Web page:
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Chris Johnston speeds down the St. Lawrence River during last year’s Bassmaster Elite tournament, looking for a location to cast a line. Christopher Lenney/Watertown Daily Times

CLAYTON — Jefferson County officials are confident they’ll be able to keep Thursday’s Bassmaster Elite fishing competition in Clayton safe, and prevent the spread of COVID-19.

The event was initially planned to be hosted in Waddington — in St. Lawrence County — as it’s been for the past five years. St. Lawrence County health officials were concerned that the event could spark a COVID-19 outbreak, and weren’t able to mediate county health regulations with the reality of hosting the event.

The initial plan put together by county health officials assumed anglers would be in Cayuga Lake for another Bassmaster tournament from July 14 to 17. They would have been tested twice before the Waddington tournament even began. When the Cayuga Lake tournament was canceled, that buffer period disappeared and St. Lawrence County officials lost confidence that the event could be handled, according to their guidelines.

“It is certainly disappointing that we are not going to have it, but rather than having people get sick, we are erring on the side of caution,” St. Lawrence County Board of Legislators Chairman Joseph R. Lightfoot, R-Ogdensburg, told the Times in early July.

Jefferson County officials believe that they will be able to safely host the event in Clayton.

“If our county and communities cannot deal with an outbreak or spike then we have to rethink even being open,” said Scott A. Gray, chairman of the Jefferson County Board of Legislators, in an email to the Times on July 17. “That said, I am confident we will meet the challenge this current issue brings.”

In that email, Mr. Gray included a bulleted list of precautions and considerations being taken to keep the tournament and the community safe.

In the list, Mr. Gray specified that only approximately 180 people will be coming to Clayton for the event, and no spectators will be allowed. Instead, viewers may watch the tournament on ESPN2 from home.

All competitors will be subject to New York’s professional sports travel restrictions, which are less stringent than the state’s travel restrictions for most travelers from hotspot states.

The restrictions for professional sports require that all players, coaches or support staff coming to the state get tested for COVID-19 within 24 hours of arriving, monitor themselves for any symptoms, and “avoid extended periods in public” as much as possible for at least 14 days after their arrival.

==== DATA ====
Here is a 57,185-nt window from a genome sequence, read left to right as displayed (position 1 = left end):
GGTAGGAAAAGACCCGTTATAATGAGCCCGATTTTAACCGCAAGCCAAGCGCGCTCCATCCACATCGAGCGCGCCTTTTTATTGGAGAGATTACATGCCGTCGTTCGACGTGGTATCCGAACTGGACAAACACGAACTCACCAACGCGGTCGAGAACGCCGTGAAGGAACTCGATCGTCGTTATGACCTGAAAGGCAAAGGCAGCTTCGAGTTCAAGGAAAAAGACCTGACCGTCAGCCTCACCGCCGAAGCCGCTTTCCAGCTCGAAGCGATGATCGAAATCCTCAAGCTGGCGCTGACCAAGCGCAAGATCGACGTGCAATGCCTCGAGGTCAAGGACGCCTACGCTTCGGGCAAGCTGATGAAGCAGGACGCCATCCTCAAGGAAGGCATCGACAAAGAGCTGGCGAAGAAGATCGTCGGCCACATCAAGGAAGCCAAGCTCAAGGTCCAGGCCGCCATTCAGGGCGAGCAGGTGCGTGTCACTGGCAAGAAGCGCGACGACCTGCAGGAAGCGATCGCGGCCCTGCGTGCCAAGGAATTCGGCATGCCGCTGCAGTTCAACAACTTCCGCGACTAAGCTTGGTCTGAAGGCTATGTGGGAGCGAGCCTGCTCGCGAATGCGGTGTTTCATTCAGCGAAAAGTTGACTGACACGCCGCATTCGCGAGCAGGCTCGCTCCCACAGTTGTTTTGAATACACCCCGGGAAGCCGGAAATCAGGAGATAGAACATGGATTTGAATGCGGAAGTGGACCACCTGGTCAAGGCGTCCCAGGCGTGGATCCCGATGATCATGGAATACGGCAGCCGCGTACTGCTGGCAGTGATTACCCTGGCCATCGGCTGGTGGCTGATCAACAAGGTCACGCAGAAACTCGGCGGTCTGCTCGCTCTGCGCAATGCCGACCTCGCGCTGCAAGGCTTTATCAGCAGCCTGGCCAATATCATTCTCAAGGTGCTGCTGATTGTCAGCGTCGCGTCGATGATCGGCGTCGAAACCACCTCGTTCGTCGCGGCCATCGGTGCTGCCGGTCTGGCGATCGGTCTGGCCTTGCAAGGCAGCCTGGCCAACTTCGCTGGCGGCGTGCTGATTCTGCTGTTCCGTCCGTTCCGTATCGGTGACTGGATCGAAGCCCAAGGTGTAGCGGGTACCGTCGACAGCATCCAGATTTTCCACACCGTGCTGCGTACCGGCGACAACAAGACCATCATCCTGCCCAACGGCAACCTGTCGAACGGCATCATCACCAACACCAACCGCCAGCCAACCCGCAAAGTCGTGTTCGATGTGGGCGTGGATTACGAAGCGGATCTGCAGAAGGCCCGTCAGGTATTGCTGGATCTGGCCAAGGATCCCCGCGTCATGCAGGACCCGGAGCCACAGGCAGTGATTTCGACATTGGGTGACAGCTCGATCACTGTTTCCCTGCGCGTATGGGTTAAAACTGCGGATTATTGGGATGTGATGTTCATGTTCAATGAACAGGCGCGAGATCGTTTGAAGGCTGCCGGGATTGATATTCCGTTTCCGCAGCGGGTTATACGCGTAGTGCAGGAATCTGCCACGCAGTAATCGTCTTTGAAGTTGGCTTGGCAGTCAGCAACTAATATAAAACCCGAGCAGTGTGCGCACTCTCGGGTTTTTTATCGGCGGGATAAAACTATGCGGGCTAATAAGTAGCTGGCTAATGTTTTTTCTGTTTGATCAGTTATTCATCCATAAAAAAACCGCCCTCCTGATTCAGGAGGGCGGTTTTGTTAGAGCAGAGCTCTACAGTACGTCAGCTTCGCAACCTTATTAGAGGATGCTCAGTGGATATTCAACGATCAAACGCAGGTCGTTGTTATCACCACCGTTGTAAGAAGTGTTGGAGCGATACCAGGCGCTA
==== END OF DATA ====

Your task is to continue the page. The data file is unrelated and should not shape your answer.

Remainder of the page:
“Individuals from a state with significant rates of transmission of COVID-19 to New York State for a professional sports activity... may travel to the extent necessary to participate in the professional sports activity, but must otherwise remain quarantined, and avoid all public places and settings, while in New York State,” reads the state’s interim guidance for professional sports teams.

Travelers from states without significant community spread are not required to quarantine, get tested or avoid public places when they arrive in the state under current guidelines.

“The reason for the difference in traveling restrictions (for professional sports) is primarily the testing requirement and in this case everyone associated with the tournament is required to be tested upon arrival and Bassmasters has arranged a testing site to be located in Clayton,” Mr. Gray’s list reads.

According to Mr. Gray, besides being tested initially upon arrival, the anglers will have their contact information verified to make contact tracing efforts easier and more successful. They will also answer daily screening questions through an application developed and used specifically for the tournament.

The anglers will also have “local ambassadors,” to run any errands they may need handled while in Clayton, to minimize their interactions with the community.

According to Mr. Gray’s email, county hospitals are currently well under capacity in their acute care and intensive care units, so the county health system is not at risk of being overtaxed by a potential outbreak.

“Our community needs to function while the virus exists, and hosting the tournament in a safe and responsible manner will demonstrate our ability to manage an open economy and the virus simultaneously,” Mr. Gray said.

Johnson Newspapers 7.1

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(1) comment

RetFed2018

Thank you, Mr. Gray, for showing common sense and being cautiously optimistic about the ability to have an open economy while also managing the Covid pandemic. Hope the tournament is a great success!

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